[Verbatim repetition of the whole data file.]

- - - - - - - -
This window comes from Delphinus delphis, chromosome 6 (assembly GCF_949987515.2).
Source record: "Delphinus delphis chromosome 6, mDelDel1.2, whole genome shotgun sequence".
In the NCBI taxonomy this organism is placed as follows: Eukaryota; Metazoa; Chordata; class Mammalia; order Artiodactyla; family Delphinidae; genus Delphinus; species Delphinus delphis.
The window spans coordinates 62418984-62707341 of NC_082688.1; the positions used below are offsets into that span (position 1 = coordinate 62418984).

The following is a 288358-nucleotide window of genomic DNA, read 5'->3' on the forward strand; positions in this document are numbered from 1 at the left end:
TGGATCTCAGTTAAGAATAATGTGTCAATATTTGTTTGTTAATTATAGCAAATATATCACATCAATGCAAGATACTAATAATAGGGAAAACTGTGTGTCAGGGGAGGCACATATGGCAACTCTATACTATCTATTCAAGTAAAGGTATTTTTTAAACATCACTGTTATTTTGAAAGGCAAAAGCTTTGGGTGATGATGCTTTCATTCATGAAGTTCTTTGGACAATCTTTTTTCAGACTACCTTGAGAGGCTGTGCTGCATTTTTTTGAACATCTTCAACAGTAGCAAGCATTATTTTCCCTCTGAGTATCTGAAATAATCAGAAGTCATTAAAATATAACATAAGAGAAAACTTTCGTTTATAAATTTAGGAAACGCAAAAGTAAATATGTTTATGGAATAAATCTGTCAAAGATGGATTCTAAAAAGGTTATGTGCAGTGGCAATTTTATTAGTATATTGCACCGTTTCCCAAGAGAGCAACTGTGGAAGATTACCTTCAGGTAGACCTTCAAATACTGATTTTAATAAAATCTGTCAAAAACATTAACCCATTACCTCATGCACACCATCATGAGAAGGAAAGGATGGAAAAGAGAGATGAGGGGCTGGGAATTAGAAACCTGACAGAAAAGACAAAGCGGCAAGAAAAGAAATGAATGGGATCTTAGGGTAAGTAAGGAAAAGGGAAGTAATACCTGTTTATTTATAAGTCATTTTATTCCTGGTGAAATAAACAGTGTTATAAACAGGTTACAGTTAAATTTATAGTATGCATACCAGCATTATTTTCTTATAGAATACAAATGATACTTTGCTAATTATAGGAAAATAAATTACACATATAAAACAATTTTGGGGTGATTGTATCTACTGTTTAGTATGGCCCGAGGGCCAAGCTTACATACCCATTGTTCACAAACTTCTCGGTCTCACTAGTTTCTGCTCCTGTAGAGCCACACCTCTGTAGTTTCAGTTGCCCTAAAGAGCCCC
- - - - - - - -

This window comes from Delphinus delphis, chromosome 6 (assembly GCF_949987515.2).
Source record: "Delphinus delphis chromosome 6, mDelDel1.2, whole genome shotgun sequence".
In the NCBI taxonomy this organism is placed as follows: Eukaryota; Metazoa; Chordata; class Mammalia; order Artiodactyla; family Delphinidae; genus Delphinus; species Delphinus delphis.
The window spans coordinates 62418984-62707341 of NC_082688.1; the positions used below are offsets into that span (position 1 = coordinate 62418984).

The following is a 288358-nucleotide window of genomic DNA, read 5'->3' on the forward strand; positions in this document are numbered from 1 at the left end:
TGGATCTCAGTTAAGAATAATGTGTCAATATTTGTTTGTTAATTATAGCAAATATATCACATCAATGCAAGATACTAATAATAGGGAAAACTGTGTGTCAGGGGAGGCACATATGGCAACTCTATACTATCTATTCAAGTAAAGGTATTTTTTAAACATCACTGTTATTTTGAAAGGCAAAAGCTTTGGGTGATGATGCTTTCATTCATGAAGTTCTTTGGACAATCTTTTTTCAGACTACCTTGAGAGGCTGTGCTGCATTTTTTTGAACATCTTCAACAGTAGCAAGCATTATTTTCCCTCTGAGTATCTGAAATAATCAGAAGTCATTAAAATATAACATAAGAGAAAACTTTCGTTTATAAATTTAGGAAACGCAAAAGTAAATATGTTTATGGAATAAATCTGTCAAAGATGGATTCTAAAAAGGTTATGTGCAGTGGCAATTTTATTAGTATATTGCACCGTTTCCCAAGAGAGCAACTGTGGAAGATTACCTTCAGGTAGACCTTCAAATACTGATTTTAATAAAATCTGTCAAAAACATTAACCCATTACCTCATGCACACCATCATGAGAAGGAAAGGATGGAAAAGAGAGATGAGGGGCTGGGAATTAGAAACCTGACAGAAAAGACAAAGCGGCAAGAAAAGAAATGAATGGGATCTTAGGGTAAGTAAGGAAAAGGGAAGTAATACCTGTTTATTTATAAGTCATTTTATTCCTGGTGAAATAAACAGTGTTATAAACAGGTTACAGTTAAATTTATAGTATGCATACCAGCATTATTTTCTTATAGAATACAAATGATACTTTGCTAATTATAGGAAAATAAATTACACATATAAAACAATTTTGGGGTGATTGTATCTACTGTTTAGTATGGCCCGAGGGCCAAGCTTACATACCCATTGTTCACAAACTTCTCGGTCTCACTAGTTTCTGCTCCTGTAGAGCCACACCTCTGTAGTTTCAGTTGCCCTAAAGAGCCCC